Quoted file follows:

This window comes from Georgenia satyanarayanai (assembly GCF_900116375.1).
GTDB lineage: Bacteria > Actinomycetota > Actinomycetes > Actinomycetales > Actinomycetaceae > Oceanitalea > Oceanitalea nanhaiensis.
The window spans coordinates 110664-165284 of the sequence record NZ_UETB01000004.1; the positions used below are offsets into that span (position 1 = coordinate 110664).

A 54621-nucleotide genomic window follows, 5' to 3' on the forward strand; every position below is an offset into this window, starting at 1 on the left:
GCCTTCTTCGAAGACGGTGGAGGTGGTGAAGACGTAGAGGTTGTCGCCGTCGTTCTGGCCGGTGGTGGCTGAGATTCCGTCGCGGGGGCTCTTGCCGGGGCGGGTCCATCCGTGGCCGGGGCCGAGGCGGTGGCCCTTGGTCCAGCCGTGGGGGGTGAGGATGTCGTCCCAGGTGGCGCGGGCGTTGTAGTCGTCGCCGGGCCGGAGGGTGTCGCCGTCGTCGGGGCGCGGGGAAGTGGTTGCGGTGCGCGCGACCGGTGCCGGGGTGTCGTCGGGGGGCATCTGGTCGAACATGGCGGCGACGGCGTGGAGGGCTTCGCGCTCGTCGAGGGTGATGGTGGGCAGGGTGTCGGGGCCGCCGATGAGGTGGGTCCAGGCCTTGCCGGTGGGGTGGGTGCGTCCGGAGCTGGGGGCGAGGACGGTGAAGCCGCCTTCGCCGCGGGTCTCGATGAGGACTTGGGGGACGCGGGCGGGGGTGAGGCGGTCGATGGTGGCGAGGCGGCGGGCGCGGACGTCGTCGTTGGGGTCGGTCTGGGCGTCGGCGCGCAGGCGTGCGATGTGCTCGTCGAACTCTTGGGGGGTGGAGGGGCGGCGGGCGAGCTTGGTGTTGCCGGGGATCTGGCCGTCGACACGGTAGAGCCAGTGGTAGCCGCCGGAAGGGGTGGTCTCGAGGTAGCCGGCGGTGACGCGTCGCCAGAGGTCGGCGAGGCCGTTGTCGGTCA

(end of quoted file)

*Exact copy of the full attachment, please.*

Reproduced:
This window comes from Georgenia satyanarayanai (assembly GCF_900116375.1).
GTDB lineage: Bacteria > Actinomycetota > Actinomycetes > Actinomycetales > Actinomycetaceae > Oceanitalea > Oceanitalea nanhaiensis.
The window spans coordinates 110664-165284 of the sequence record NZ_UETB01000004.1; the positions used below are offsets into that span (position 1 = coordinate 110664).

A 54621-nucleotide genomic window follows, 5' to 3' on the forward strand; every position below is an offset into this window, starting at 1 on the left:
GCCTTCTTCGAAGACGGTGGAGGTGGTGAAGACGTAGAGGTTGTCGCCGTCGTTCTGGCCGGTGGTGGCTGAGATTCCGTCGCGGGGGCTCTTGCCGGGGCGGGTCCATCCGTGGCCGGGGCCGAGGCGGTGGCCCTTGGTCCAGCCGTGGGGGGTGAGGATGTCGTCCCAGGTGGCGCGGGCGTTGTAGTCGTCGCCGGGCCGGAGGGTGTCGCCGTCGTCGGGGCGCGGGGAAGTGGTTGCGGTGCGCGCGACCGGTGCCGGGGTGTCGTCGGGGGGCATCTGGTCGAACATGGCGGCGACGGCGTGGAGGGCTTCGCGCTCGTCGAGGGTGATGGTGGGCAGGGTGTCGGGGCCGCCGATGAGGTGGGTCCAGGCCTTGCCGGTGGGGTGGGTGCGTCCGGAGCTGGGGGCGAGGACGGTGAAGCCGCCTTCGCCGCGGGTCTCGATGAGGACTTGGGGGACGCGGGCGGGGGTGAGGCGGTCGATGGTGGCGAGGCGGCGGGCGCGGACGTCGTCGTTGGGGTCGGTCTGGGCGTCGGCGCGCAGGCGTGCGATGTGCTCGTCGAACTCTTGGGGGGTGGAGGGGCGGCGGGCGAGCTTGGTGTTGCCGGGGATCTGGCCGTCGACACGGTAGAGCCAGTGGTAGCCGCCGGAAGGGGTGGTCTCGAGGTAGCCGGCGGTGACGCGTCGCCAGAGGTCGGCGAGGCCGTTGTCGGTCA